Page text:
Bond ratings may look like alphabet soup, but there's plenty of method and important information contained in them. A bond is a promise by the issuer to the bondholder, not only to make timely interest payments, but to return that investor's principal when the bond matures. Bond ratings offer guidance to how creditworthy an issuer is. The higher the rating, the less likelihood of default, and the lower the interest rate the issuer needs to offer to sell all the bonds. A low rating means a higher interest rate, but higher risk of default. The major U.S. credit rating agencies are Moody's, and Standard & Poor's. While they may have different ratings algorithms, they both look at the same key criteria. They both classify bonds broadly as investment grade, which has lower risk of default, and speculative, with higher risk.
Predictability of Cash Flows
This is a key area of investigation for a bond rating. A reduction in an issuer's cash flow will drastically limit its ability to make interest and principal payments. Ratings analysts look at the issuer's operating budgets and forecasts. In the case of government issuers, they look at spending and revenue plans, such as future tax revenues and pension obligations.
A ratings agency estimates each issuer's response to a selection of possible future scenarios, both at the broader macroeconomic level, such as a rise in interest rates or a recession, and at a level more specific to the individual issuer, such as losing key clients or the entry of a new competitor to the field. The ratings agency calculates the probability of each scenario, and the degree to which each will affect the issuer's ability to meet its bond payment obligations.
Ratings include an estimate of the probability of default on debt, and of the expected loss in the case of default. An issuer may pay some of its obligations but not all, so the expected loss may be less than 100 percent of its debt, or it may mean late payments rather than no payment at all. The seniority of the debt is considered during the ratings process.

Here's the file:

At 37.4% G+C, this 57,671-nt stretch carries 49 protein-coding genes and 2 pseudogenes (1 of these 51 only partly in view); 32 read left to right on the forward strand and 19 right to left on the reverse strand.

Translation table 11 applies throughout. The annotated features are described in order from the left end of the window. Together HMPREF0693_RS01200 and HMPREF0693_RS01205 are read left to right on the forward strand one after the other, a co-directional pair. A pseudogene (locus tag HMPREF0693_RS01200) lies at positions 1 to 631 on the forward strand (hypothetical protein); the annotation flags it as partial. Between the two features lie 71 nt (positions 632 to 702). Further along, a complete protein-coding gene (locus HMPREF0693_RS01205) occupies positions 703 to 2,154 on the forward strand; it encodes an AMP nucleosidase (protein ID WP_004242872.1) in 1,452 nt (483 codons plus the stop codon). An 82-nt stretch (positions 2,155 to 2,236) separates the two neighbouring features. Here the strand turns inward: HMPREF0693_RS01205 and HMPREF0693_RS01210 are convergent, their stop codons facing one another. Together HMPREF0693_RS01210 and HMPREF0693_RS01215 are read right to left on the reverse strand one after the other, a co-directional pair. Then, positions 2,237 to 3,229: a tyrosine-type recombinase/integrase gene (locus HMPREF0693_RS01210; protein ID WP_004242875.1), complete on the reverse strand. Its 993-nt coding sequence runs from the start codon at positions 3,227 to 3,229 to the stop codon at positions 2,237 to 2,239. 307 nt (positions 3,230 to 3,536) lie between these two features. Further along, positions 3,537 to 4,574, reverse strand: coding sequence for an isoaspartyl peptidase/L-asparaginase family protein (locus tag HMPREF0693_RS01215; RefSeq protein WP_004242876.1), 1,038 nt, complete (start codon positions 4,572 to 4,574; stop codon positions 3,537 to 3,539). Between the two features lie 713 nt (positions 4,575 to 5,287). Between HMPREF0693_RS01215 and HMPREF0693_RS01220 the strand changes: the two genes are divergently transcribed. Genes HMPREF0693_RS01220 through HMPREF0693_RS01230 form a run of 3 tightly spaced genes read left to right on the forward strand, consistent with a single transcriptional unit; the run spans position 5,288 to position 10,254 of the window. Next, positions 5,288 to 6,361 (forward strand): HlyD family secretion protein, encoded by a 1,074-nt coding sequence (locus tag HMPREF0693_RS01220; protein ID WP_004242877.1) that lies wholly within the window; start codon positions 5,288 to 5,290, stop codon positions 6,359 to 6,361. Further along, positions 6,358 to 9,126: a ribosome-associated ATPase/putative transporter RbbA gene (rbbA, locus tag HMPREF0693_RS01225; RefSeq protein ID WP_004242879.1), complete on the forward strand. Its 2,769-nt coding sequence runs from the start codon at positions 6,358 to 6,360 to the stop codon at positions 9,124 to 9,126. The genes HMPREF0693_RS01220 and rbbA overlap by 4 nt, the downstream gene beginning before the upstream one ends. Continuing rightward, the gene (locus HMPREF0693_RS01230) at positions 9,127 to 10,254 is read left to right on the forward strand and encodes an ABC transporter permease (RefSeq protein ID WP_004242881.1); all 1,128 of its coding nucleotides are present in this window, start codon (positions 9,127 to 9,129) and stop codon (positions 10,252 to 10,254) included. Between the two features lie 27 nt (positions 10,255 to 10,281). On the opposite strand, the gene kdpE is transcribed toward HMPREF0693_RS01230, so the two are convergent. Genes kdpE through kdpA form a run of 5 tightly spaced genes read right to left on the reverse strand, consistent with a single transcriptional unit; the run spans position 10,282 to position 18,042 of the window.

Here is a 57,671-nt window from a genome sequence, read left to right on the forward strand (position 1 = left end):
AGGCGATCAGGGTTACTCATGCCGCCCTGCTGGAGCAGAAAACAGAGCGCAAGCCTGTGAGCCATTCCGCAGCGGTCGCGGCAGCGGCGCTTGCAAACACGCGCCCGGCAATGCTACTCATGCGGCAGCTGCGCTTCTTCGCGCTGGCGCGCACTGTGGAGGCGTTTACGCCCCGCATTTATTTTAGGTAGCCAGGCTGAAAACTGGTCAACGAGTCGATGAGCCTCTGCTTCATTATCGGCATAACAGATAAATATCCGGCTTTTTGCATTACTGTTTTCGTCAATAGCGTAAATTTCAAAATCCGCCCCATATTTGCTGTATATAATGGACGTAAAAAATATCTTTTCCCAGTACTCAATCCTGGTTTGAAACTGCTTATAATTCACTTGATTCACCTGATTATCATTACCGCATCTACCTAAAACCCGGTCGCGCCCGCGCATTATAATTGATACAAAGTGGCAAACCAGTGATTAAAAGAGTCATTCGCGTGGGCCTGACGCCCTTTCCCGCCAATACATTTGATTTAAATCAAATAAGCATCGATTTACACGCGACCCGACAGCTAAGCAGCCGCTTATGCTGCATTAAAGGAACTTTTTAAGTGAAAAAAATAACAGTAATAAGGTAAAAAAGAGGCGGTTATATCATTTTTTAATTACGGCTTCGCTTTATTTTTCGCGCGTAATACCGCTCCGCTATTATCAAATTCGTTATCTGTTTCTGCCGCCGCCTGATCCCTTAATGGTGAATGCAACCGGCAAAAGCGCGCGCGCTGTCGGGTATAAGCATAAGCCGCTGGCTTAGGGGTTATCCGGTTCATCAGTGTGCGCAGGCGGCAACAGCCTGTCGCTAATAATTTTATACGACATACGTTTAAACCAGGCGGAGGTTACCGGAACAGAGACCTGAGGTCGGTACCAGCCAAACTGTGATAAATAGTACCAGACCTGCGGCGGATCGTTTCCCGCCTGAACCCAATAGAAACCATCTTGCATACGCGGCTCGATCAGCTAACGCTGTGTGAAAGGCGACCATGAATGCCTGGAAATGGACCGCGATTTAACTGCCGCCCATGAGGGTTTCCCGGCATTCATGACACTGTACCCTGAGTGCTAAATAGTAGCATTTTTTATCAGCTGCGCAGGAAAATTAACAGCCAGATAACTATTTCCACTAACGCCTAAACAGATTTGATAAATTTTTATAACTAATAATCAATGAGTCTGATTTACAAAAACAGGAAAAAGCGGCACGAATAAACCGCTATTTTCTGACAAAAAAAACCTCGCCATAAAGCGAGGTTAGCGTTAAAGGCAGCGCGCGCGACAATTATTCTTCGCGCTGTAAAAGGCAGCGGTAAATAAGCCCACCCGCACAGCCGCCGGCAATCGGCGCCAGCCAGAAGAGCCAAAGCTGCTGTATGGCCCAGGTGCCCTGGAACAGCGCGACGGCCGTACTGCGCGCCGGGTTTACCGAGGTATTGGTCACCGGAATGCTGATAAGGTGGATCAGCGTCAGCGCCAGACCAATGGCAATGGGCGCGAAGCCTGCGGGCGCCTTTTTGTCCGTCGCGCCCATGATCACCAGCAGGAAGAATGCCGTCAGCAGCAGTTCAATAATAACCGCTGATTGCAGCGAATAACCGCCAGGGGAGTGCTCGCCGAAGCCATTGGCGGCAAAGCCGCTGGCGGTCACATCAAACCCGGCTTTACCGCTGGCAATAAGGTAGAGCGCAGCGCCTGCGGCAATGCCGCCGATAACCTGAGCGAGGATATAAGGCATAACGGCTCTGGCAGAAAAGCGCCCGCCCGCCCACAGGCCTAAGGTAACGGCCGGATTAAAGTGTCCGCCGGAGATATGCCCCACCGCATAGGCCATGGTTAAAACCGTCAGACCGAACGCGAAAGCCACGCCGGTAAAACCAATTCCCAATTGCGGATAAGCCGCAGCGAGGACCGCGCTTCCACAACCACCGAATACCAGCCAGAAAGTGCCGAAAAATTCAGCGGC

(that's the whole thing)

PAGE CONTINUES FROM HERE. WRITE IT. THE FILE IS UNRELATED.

Once a ratings agency assesses the basic financial picture of an issuer, it takes a closer look at sector-specific risks and scenarios. This may include assessing demographic trends or understanding the effect of future regulatory changes on the industry. For example, a wide, sweeping change in financial market regulation will affect all issuers in the sector, and, depending on the role of the company being rated, may be positive or negative.
While it's a crime to trade for profit on insider information, ratings agencies often rely on such information to determine the financial outlook for a particular company. Analysts cannot disclose the details, but they can use the information for the purposes of rating. It may be in a company's best interests to let Moody's or Standard & Poor's know about big upcoming deals if it means a better rating and a lower interest rate when they issue debt to finance new projects.
Factors such as changes in company policies, the general economy, and demographic shifts constantly influence an issuer's financial situation. Ratings agencies monitor key developments and watch for situations affecting future creditworthiness. When a change is large enough, an agency may issue a revised credit rating. An improvement in the rating will result in lower interest rates on debt, as well as a change in price on any debt already issued. If a credit rating falls, interest rates will increase on both current and future debt.
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